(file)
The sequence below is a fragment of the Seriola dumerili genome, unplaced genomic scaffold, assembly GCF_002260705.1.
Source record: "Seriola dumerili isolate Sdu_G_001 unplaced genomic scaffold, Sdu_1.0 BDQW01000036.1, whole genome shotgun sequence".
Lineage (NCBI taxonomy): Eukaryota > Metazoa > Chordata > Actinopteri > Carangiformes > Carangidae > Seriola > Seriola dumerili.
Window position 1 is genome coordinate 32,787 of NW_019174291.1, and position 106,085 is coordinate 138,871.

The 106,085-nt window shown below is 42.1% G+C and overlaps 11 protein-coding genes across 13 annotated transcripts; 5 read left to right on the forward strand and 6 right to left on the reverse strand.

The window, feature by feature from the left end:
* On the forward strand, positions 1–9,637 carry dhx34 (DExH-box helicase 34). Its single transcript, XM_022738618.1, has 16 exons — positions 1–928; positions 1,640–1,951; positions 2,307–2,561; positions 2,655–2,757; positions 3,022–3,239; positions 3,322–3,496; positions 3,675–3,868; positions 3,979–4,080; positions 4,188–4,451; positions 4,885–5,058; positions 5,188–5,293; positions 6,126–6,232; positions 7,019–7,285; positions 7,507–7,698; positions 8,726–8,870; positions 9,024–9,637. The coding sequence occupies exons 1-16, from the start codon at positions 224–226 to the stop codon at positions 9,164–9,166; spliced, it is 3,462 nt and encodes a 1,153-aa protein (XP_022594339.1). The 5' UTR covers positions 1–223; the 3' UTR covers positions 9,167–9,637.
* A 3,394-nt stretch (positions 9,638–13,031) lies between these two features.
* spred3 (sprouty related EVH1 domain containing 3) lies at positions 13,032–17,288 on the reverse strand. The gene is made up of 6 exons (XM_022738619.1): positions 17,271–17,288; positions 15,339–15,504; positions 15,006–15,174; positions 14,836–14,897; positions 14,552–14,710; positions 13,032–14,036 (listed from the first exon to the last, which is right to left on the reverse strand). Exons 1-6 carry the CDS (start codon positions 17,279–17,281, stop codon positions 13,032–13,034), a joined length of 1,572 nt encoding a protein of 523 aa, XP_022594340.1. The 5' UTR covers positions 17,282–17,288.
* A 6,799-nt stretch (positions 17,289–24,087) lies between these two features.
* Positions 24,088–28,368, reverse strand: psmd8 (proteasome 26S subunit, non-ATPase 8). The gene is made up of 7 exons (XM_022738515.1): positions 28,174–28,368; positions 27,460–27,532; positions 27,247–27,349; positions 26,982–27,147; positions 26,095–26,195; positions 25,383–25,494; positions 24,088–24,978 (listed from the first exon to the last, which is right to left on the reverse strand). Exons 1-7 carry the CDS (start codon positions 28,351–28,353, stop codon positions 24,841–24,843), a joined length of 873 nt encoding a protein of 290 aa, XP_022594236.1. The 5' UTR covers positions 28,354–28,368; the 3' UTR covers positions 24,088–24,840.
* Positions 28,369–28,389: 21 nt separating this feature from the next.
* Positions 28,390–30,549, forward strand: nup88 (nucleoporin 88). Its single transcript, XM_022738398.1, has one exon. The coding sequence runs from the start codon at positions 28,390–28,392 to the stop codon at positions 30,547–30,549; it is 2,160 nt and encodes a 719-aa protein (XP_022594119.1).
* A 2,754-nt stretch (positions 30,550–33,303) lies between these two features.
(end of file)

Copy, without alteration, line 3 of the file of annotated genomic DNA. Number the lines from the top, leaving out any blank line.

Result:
Lineage (NCBI taxonomy): Eukaryota > Metazoa > Chordata > Actinopteri > Carangiformes > Carangidae > Seriola > Seriola dumerili.